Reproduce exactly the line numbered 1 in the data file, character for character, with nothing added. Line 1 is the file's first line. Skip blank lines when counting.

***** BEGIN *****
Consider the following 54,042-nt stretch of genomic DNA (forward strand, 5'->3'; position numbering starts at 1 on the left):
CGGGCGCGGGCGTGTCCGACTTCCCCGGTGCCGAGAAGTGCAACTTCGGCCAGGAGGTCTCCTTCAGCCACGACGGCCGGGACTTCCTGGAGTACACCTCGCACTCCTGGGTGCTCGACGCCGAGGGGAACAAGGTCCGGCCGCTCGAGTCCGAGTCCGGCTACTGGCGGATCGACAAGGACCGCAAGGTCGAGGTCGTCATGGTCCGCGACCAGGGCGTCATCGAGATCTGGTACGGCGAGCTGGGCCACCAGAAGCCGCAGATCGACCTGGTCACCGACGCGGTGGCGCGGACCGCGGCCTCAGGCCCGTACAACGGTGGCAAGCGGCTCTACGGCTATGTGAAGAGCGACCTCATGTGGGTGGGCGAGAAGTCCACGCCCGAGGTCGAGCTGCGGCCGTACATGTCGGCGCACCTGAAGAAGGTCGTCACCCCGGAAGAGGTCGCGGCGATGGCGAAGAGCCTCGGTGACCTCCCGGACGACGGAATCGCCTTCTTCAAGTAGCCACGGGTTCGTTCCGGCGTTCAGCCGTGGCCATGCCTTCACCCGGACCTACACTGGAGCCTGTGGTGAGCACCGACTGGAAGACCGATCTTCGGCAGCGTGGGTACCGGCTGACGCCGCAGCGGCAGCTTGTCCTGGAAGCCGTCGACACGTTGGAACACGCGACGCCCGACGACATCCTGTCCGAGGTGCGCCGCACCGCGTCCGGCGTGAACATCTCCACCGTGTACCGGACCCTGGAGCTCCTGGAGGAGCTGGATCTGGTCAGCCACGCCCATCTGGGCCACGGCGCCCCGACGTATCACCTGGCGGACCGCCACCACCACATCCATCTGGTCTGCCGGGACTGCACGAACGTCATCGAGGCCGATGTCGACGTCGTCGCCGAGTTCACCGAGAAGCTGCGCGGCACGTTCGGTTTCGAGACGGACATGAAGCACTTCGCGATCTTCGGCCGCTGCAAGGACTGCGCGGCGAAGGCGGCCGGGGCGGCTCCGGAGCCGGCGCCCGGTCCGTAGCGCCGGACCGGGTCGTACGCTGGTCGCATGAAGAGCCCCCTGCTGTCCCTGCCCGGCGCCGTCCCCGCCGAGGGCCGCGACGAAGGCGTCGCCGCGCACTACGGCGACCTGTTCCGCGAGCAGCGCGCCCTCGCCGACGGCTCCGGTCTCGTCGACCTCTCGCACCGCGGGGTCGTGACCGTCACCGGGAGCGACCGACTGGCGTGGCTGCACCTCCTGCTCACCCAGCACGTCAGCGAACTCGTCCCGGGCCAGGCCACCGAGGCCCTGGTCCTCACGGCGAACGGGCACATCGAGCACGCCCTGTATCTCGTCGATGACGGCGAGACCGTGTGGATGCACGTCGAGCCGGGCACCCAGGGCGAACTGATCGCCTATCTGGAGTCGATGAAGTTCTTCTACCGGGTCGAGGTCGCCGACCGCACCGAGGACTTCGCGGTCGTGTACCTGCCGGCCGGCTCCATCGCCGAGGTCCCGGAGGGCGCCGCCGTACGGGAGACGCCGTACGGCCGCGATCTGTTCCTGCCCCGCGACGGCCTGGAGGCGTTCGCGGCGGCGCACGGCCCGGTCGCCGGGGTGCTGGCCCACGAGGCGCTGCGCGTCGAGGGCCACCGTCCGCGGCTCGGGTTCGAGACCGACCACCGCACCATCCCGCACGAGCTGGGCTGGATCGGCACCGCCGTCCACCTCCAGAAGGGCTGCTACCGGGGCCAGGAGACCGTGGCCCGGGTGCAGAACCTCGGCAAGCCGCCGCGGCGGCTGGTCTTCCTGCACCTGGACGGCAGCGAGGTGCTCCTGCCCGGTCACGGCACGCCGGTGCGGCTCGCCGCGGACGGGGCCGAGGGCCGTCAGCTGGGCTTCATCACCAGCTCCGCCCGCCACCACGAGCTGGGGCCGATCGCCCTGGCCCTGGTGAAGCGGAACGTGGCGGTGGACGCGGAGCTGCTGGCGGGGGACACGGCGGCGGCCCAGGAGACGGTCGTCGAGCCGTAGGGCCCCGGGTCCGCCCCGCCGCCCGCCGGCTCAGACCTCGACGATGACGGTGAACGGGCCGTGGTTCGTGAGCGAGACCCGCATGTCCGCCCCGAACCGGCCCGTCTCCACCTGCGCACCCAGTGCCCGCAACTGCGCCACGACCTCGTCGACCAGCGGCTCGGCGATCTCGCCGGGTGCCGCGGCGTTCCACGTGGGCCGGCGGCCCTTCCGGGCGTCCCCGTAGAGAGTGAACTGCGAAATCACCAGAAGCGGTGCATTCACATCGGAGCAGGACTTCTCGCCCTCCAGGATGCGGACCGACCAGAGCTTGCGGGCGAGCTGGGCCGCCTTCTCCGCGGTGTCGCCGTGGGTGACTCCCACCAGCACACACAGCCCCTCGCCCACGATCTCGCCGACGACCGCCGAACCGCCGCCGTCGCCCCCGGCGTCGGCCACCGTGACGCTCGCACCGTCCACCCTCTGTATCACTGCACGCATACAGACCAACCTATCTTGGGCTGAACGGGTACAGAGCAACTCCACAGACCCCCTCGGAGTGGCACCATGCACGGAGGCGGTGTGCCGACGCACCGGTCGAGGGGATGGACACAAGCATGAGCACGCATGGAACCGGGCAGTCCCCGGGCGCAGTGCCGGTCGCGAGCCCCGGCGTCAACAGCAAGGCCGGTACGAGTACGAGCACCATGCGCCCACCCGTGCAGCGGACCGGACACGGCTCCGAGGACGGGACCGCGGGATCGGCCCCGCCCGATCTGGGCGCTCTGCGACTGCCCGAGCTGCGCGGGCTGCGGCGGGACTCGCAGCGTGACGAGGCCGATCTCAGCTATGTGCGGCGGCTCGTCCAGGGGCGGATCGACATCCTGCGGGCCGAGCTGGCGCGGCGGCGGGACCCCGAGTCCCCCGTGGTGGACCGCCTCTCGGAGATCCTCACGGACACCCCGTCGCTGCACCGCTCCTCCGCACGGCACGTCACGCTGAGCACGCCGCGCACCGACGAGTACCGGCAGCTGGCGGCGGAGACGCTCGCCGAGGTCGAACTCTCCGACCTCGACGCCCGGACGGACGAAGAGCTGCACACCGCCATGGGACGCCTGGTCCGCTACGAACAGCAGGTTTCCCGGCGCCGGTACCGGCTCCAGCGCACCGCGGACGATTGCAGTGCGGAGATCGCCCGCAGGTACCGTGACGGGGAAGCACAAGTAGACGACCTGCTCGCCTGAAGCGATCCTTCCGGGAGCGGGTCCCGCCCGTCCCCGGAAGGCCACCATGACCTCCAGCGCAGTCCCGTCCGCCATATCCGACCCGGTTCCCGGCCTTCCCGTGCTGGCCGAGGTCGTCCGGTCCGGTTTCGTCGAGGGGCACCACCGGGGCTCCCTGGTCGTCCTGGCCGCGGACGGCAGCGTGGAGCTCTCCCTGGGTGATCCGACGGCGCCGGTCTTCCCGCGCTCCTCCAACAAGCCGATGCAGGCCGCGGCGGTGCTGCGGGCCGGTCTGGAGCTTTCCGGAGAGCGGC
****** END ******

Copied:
Consider the following 54,042-nt stretch of genomic DNA (forward strand, 5'->3'; position numbering starts at 1 on the left):